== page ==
In American high schools, rank within your class can be a common stressor. Class rank can bring negative aspects like low self-esteem and more of a focus on what rank the student will graduate with, and less emphasis on actually learning. When students are assigned in an order that is supposed to dictate their probability of success, they begin to lose interest in the content they are learning. Rating a student’s progress relative to one another can be destructive for how little information the rank provides.
In Finland, there are no lists of top-performing students or even schools, meaning no valedictorians, honor societies and classes for gifted students. They do not see education as a competition. Instead, they encourage students to learn from one another. The Finnish education system does not bother with merit-based systems because they discourage students and add unnecessary stress.
Creating a Healthy Learning Environment
The Finnish education system wasn’t always the way it is today. The government in Finland wanted to change its educational system after the Second World War. Their goal was to create a more humanistic and gradual approach to improving the youth’s education. Their government created a list of priorities they wanted their schools to achieve and completely revamped their system to implement the best practices possible. These priorities included:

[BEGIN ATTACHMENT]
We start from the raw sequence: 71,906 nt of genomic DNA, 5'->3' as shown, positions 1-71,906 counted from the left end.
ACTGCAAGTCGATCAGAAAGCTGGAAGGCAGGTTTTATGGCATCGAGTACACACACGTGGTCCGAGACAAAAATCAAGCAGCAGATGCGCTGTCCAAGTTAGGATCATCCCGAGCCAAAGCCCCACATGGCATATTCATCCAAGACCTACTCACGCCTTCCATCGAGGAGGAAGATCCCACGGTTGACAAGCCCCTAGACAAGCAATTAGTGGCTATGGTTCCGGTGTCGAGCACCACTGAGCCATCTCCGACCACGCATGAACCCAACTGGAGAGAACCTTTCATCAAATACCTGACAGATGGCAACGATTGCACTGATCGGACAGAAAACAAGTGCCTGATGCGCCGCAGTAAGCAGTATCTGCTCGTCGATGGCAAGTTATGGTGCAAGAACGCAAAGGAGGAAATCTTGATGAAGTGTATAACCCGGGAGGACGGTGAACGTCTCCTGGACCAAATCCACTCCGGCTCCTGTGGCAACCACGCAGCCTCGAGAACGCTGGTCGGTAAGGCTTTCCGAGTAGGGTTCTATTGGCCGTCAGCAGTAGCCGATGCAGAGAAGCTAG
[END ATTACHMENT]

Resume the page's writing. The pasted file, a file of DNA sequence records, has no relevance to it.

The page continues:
- Using education to balance social inequality
- Free meals at schools
- More accessibility to health care
In the U.S., many have stuck with the same educational practices we have always had. In recent years, it seems as though education has not been a priority and has not received the funding necessary to make the appropriate changes. However, our world is changing rapidly, and we need to adjust everything in our lives, especially something as fundamental as education, accordingly. This change is necessary because the future of our country relies on our youth, who needs to receive the best possible education. All we need to do is take the initiative and fund an entirely new system with new, more productive values.